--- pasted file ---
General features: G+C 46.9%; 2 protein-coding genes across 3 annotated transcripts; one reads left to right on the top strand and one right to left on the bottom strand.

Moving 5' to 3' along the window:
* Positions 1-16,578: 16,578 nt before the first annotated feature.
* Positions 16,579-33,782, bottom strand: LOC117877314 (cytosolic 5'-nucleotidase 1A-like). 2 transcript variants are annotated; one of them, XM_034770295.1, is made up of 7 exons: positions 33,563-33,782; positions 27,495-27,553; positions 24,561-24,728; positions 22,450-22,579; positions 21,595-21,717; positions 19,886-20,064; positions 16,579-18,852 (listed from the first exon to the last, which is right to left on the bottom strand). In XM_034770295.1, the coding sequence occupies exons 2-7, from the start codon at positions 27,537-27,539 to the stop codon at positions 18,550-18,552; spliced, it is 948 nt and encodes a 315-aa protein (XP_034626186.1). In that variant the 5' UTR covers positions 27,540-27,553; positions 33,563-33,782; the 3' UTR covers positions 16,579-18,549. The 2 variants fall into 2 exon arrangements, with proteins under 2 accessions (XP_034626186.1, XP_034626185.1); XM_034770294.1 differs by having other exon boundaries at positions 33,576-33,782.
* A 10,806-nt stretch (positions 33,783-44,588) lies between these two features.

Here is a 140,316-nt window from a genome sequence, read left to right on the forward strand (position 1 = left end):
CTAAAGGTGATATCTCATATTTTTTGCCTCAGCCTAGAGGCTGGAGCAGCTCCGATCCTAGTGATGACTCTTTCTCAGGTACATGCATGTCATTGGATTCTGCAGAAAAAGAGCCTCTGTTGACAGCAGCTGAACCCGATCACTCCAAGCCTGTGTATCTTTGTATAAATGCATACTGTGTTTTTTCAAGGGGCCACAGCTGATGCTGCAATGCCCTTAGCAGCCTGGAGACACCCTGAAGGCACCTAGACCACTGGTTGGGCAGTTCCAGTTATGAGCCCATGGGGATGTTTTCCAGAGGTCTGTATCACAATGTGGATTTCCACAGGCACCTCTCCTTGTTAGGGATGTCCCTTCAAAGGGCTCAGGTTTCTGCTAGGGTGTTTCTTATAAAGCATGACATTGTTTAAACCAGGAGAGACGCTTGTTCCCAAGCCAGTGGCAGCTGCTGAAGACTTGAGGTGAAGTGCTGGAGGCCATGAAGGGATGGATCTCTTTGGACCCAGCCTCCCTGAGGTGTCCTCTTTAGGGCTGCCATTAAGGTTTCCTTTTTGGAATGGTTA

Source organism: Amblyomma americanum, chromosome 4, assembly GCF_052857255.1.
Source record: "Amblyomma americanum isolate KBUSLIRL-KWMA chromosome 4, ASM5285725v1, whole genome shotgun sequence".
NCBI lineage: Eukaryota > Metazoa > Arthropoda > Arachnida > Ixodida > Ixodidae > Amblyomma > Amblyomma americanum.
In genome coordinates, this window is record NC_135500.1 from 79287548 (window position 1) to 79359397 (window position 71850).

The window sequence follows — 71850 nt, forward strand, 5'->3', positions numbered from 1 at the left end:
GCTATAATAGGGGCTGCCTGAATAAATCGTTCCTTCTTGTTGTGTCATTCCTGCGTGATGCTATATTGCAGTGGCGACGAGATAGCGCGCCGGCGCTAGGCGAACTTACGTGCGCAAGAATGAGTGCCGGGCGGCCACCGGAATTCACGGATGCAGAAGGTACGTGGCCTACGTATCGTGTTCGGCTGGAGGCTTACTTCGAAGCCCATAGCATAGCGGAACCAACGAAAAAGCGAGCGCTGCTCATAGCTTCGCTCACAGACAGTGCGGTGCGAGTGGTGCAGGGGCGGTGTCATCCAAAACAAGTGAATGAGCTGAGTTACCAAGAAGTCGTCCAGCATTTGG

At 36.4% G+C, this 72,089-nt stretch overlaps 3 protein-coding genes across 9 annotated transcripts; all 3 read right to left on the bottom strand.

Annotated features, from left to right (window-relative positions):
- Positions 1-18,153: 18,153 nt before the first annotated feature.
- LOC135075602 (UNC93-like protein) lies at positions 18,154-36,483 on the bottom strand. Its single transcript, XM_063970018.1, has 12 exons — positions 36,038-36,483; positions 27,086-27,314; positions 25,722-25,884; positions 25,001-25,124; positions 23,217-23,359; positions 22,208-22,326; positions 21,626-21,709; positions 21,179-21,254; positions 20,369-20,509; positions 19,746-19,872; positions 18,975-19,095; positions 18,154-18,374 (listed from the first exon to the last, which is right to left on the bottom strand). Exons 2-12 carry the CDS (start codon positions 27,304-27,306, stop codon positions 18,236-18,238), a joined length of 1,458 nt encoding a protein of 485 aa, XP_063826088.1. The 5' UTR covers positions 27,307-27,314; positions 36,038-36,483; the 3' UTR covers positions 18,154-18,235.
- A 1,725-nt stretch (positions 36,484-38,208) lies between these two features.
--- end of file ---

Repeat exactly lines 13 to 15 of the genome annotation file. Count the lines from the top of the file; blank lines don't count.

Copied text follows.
GCTATAATAGGGGCTGCCTGAATAAATCGTTCCTTCTTGTTGTGTCATTCCTGCGTGATGCTATATTGCAGTGGCGACGAGATAGCGCGCCGGCGCTAGGCGAACTTACGTGCGCAAGAATGAGTGCCGGGCGGCCACCGGAATTCACGGATGCAGAAGGTACGTGGCCTACGTATCGTGTTCGGCTGGAGGCTTACTTCGAAGCCCATAGCATAGCGGAACCAACGAAAAAGCGAGCGCTGCTCATAGCTTCGCTCACAGACAGTGCGGTGCGAGTGGTGCAGGGGCGGTGTCATCCAAAACAAGTGAATGAGCTGAGTTACCAAGAAGTCGTCCAGCATTTGG

At 36.4% G+C, this 72,089-nt stretch overlaps 3 protein-coding genes across 9 annotated transcripts; all 3 read right to left on the bottom strand.

Annotated features, from left to right (window-relative positions):